Jenson Button clinched his first World Driver's Championship at Interlagos to become the 10th F1 champion from Britain.
It's been a long time coming. Button had a successful career in karts and junior formulae and made it to F1 in 2000 with Williams at the age of only 20, but in that first season he was outpaced by his more experienced team mate Ralf Schumacher. Button then endured uncompetitive seasons with Benetton/Renault and BAR/Honda, winning only once in his first nine years - in Hungary in 2006, following the retirement of Fernando Alonso's Renault.
Button appeared to be without a F1 seat for 2009 until Ross Brawn led a management buyout of the former Honda team. Hastily re-engined thanks to Mercedes-Benz the Brawn cars proved to be the class of the field in the early part of the 2009 season, and Button won six of the first seven races. Despite a mid-season dip in fortunes Button played a percentage game to lead the championship into the final two races. In Brazil he drove a champion's race from 14th on the grid to finish fifth and, while Mark Webber stood on the top step of the podium as Advance Australia Fair rang around Interlagos, Button celebrated his first world title.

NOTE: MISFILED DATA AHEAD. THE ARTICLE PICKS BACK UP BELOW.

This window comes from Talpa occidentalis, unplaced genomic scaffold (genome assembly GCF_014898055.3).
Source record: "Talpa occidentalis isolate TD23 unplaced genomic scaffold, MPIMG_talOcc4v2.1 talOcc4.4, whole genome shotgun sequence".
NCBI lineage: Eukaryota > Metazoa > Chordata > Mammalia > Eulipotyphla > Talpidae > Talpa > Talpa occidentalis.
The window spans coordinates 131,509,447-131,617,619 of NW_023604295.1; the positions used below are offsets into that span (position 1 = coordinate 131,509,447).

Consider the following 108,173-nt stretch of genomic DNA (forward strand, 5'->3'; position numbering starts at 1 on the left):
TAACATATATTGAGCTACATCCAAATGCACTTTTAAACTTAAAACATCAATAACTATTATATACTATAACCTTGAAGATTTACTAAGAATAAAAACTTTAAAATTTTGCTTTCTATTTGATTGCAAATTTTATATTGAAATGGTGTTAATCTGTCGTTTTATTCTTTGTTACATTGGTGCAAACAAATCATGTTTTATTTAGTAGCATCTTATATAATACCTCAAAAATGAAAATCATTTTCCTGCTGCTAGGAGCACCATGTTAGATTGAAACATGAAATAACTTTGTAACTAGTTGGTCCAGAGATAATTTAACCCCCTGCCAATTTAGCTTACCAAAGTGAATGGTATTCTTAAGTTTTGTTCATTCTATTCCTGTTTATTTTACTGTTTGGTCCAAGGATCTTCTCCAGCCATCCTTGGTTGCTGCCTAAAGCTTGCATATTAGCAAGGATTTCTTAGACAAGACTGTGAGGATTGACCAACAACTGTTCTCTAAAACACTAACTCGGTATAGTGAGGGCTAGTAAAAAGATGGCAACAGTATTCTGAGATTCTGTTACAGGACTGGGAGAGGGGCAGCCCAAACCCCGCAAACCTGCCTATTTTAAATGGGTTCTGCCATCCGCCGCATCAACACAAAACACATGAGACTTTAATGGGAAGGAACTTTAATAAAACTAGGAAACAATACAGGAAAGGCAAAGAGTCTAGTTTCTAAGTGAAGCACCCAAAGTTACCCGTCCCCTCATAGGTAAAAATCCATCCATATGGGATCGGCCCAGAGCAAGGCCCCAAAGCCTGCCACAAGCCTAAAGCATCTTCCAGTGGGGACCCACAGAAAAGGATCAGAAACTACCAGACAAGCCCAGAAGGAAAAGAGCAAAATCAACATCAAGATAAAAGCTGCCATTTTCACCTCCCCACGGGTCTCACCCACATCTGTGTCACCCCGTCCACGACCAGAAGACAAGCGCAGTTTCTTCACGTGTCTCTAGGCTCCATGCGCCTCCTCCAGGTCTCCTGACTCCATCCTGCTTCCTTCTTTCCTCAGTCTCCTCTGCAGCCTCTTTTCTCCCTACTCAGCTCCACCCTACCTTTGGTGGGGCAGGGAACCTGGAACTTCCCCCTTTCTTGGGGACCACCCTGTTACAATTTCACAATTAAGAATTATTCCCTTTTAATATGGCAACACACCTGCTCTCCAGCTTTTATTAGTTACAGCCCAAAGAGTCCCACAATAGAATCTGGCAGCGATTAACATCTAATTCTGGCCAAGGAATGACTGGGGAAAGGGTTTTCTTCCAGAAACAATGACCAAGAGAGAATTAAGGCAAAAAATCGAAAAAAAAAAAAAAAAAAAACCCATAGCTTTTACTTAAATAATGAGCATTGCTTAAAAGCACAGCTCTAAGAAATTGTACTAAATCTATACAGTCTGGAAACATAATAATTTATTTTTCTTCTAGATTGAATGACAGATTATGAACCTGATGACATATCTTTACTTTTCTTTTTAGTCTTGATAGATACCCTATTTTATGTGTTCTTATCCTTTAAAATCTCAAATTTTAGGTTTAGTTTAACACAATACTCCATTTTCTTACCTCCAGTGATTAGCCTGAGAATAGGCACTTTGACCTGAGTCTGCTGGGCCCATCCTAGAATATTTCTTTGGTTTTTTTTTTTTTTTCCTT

Button succeeds Lewis Hamilton as world champion. The last time Britain had two consecutive F1 champions was in 1968/69 with Graham Hill and Jackie Stewart.
The Other British F1 Champions
Mike Hawthorn (1958) A party animal and practical joker, but Hawthorn’s roguish charm hid a steely competitiveness - which may, ultimately, have been his downfall. Hawthorn won just one race, in France, in his championship year to the four of Stirling Moss (see below), but a string of good points finishes gave him the title. It was just a few weeks later that Hawthorn crashed his Jaguar 3.4 road car on the Guildford bypass - racing Rob Walker’s Mercedes, some believe, though nobody really knows - and was killed.